Early FRENCH HORNS had no valves and fingerings. To slightly change pitches, the player would loosen or tighten his or her lips, or simply stuff the hand a little further into the bell of the instrument. In order to play in more than one key, the early player had to stop and insert another "crook" into the tubing; this made the horn just enough longer or shorter to change all the pitches on the horn. The virtuoso of the time carried many of these “crooks” with him. Later these inconvenient tubing pieces were replaced with valves and levers for the fingers to depress. If you were to straighten out all the tubing, you would end up with a horn of 12 - 16 feet in length.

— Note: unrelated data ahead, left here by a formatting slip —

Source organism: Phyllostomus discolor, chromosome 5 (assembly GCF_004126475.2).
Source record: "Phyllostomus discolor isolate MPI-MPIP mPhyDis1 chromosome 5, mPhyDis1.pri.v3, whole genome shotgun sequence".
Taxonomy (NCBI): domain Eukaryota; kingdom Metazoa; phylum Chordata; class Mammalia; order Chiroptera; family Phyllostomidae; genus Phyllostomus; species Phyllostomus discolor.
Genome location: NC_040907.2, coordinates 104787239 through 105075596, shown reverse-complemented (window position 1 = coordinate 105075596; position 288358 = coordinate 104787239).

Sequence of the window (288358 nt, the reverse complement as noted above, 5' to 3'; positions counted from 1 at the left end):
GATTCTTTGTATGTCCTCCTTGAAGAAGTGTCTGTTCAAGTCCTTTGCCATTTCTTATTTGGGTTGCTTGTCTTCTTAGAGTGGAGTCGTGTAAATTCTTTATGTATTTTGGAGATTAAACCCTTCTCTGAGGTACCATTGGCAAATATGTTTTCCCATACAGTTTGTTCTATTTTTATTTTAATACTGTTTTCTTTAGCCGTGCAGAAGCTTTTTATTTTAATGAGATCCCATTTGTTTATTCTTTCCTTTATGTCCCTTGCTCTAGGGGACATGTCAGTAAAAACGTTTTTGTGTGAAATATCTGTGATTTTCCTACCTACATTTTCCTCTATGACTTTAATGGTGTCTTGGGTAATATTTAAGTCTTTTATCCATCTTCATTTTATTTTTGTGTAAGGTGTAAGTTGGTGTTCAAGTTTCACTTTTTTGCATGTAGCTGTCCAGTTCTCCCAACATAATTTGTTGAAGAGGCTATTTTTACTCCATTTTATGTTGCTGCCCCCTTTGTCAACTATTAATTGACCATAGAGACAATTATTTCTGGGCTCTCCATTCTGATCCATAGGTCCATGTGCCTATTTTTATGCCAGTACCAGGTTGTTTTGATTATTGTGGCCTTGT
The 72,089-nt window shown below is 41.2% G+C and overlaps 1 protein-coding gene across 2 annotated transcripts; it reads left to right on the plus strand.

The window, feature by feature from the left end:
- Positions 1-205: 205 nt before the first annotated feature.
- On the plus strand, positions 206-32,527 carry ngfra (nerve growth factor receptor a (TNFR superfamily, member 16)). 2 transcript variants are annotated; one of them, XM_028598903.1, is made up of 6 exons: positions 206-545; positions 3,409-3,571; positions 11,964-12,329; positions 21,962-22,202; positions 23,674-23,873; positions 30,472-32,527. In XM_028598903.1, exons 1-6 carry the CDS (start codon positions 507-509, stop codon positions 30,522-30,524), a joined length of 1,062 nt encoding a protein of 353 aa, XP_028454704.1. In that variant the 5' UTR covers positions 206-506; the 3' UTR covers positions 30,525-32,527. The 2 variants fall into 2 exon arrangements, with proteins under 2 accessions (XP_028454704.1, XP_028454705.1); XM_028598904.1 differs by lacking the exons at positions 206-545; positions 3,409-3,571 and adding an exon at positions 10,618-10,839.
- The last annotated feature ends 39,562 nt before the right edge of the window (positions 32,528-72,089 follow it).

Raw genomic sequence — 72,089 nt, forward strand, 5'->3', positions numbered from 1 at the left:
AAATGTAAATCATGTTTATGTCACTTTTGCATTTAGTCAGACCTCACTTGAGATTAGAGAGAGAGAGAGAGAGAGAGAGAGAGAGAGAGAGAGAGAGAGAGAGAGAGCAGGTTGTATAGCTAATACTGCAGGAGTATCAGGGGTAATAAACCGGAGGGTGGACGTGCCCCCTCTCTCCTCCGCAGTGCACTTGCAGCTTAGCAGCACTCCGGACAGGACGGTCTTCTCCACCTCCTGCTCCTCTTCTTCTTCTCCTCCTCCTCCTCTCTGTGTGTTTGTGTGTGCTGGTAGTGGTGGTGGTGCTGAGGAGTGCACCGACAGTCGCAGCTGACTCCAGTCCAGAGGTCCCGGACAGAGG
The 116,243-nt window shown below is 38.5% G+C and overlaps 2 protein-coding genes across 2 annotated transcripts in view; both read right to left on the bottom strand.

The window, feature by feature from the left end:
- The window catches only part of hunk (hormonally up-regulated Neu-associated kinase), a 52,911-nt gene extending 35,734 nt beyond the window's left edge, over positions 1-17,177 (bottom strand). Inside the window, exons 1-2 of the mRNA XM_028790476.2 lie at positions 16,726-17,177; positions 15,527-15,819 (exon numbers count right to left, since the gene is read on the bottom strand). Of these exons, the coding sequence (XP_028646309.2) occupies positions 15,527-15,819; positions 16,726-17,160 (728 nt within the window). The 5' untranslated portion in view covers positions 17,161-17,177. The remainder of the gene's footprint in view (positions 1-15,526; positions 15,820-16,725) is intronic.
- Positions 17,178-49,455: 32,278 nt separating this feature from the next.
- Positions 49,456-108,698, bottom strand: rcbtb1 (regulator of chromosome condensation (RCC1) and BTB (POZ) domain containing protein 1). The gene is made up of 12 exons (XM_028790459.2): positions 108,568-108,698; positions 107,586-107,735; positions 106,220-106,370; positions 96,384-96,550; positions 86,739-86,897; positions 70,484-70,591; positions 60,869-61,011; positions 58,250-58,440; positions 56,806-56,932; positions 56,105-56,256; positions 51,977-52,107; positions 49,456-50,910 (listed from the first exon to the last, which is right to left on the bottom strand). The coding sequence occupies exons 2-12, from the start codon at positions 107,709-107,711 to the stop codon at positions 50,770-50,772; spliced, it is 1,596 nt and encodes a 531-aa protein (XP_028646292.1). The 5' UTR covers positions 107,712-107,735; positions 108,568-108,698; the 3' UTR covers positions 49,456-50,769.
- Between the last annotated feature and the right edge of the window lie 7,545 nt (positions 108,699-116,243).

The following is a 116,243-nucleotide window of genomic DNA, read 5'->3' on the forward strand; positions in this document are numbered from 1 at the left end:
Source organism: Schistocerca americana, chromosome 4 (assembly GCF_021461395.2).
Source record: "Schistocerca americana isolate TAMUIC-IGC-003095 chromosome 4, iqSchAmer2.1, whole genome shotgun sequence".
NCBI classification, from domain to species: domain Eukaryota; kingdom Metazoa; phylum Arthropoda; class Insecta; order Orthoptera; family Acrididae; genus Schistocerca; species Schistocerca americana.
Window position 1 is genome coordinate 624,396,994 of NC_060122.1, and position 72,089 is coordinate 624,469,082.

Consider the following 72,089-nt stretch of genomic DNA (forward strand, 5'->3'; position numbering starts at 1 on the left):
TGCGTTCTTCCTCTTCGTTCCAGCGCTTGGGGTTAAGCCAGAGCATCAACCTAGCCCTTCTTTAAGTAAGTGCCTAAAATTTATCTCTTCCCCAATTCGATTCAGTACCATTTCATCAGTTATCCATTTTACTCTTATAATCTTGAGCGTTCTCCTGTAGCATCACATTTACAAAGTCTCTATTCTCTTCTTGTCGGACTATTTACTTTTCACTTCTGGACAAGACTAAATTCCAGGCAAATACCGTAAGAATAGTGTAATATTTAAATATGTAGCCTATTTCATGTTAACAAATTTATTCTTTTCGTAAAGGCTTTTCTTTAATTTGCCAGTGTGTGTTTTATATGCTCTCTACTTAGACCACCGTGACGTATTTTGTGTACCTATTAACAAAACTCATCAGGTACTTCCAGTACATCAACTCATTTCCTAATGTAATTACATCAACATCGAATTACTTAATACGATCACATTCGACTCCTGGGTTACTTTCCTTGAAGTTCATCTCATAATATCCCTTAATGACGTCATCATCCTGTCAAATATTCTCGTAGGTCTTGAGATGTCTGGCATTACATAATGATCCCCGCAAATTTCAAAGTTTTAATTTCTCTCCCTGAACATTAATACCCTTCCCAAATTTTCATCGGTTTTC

These are paper patterns for applique, embroidery, or other art projects. Each pattern purchased contains three regular, instructional pages (8.5 x 11 inches) plus one over-sized pattern page (16 x 16 inches) for the making of one block that will finish 15 x 15 inches square.